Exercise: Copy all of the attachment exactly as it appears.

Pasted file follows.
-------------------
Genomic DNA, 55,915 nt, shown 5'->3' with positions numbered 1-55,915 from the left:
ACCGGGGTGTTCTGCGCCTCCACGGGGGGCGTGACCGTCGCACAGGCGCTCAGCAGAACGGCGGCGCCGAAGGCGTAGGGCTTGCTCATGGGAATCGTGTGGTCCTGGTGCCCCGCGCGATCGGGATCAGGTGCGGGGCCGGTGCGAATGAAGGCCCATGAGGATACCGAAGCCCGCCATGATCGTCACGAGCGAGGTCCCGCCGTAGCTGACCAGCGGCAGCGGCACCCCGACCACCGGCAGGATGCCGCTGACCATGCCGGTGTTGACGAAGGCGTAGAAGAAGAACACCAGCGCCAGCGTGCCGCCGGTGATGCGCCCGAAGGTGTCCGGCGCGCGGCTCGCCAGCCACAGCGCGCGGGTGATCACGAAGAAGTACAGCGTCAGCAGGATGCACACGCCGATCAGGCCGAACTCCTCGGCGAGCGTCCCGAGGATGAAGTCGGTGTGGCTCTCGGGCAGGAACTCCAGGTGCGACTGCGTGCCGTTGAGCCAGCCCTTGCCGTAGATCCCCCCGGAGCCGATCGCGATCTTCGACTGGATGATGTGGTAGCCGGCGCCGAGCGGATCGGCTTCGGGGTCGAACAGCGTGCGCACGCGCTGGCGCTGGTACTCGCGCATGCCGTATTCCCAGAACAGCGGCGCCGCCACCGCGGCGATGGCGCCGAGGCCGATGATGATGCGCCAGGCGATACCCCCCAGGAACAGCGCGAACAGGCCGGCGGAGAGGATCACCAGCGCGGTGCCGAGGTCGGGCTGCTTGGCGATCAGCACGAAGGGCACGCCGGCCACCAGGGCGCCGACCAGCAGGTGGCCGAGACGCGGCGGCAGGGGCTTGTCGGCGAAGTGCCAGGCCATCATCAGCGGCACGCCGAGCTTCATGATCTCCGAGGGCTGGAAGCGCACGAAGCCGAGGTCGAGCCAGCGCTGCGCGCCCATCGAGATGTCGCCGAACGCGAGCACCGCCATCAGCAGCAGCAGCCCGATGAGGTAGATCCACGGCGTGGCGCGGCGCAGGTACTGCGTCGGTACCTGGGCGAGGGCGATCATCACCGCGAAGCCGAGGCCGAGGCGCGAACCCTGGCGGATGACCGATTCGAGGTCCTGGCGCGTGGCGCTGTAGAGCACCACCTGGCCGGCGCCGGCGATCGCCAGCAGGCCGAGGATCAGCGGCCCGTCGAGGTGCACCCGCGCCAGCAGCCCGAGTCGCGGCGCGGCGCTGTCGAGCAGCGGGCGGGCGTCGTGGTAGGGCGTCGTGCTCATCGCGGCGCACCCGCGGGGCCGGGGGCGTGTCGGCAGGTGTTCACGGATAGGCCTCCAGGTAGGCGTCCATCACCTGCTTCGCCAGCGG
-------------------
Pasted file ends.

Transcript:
Genomic DNA, 55,915 nt, shown 5'->3' with positions numbered 1-55,915 from the left:
ACCGGGGTGTTCTGCGCCTCCACGGGGGGCGTGACCGTCGCACAGGCGCTCAGCAGAACGGCGGCGCCGAAGGCGTAGGGCTTGCTCATGGGAATCGTGTGGTCCTGGTGCCCCGCGCGATCGGGATCAGGTGCGGGGCCGGTGCGAATGAAGGCCCATGAGGATACCGAAGCCCGCCATGATCGTCACGAGCGAGGTCCCGCCGTAGCTGACCAGCGGCAGCGGCACCCCGACCACCGGCAGGATGCCGCTGACCATGCCGGTGTTGACGAAGGCGTAGAAGAAGAACACCAGCGCCAGCGTGCCGCCGGTGATGCGCCCGAAGGTGTCCGGCGCGCGGCTCGCCAGCCACAGCGCGCGGGTGATCACGAAGAAGTACAGCGTCAGCAGGATGCACACGCCGATCAGGCCGAACTCCTCGGCGAGCGTCCCGAGGATGAAGTCGGTGTGGCTCTCGGGCAGGAACTCCAGGTGCGACTGCGTGCCGTTGAGCCAGCCCTTGCCGTAGATCCCCCCGGAGCCGATCGCGATCTTCGACTGGATGATGTGGTAGCCGGCGCCGAGCGGATCGGCTTCGGGGTCGAACAGCGTGCGCACGCGCTGGCGCTGGTACTCGCGCATGCCGTATTCCCAGAACAGCGGCGCCGCCACCGCGGCGATGGCGCCGAGGCCGATGATGATGCGCCAGGCGATACCCCCCAGGAACAGCGCGAACAGGCCGGCGGAGAGGATCACCAGCGCGGTGCCGAGGTCGGGCTGCTTGGCGATCAGCACGAAGGGCACGCCGGCCACCAGGGCGCCGACCAGCAGGTGGCCGAGACGCGGCGGCAGGGGCTTGTCGGCGAAGTGCCAGGCCATCATCAGCGGCACGCCGAGCTTCATGATCTCCGAGGGCTGGAAGCGCACGAAGCCGAGGTCGAGCCAGCGCTGCGCGCCCATCGAGATGTCGCCGAACGCGAGCACCGCCATCAGCAGCAGCAGCCCGATGAGGTAGATCCACGGCGTGGCGCGGCGCAGGTACTGCGTCGGTACCTGGGCGAGGGCGATCATCACCGCGAAGCCGAGGCCGAGGCGCGAACCCTGGCGGATGACCGATTCGAGGTCCTGGCGCGTGGCGCTGTAGAGCACCACCTGGCCGGCGCCGGCGATCGCCAGCAGGCCGAGGATCAGCGGCCCGTCGAGGTGCACCCGCGCCAGCAGCCCGAGTCGCGGCGCGGCGCTGTCGAGCAGCGGGCGGGCGTCGTGGTAGGGCGTCGTGCTCATCGCGGCGCACCCGCGGGGCCGGGGGCGTGTCGGCAGGTGTTCACGGATAGGCCTCCAGGTAGGCGTCCATCACCTGCTTCGCCAGCGG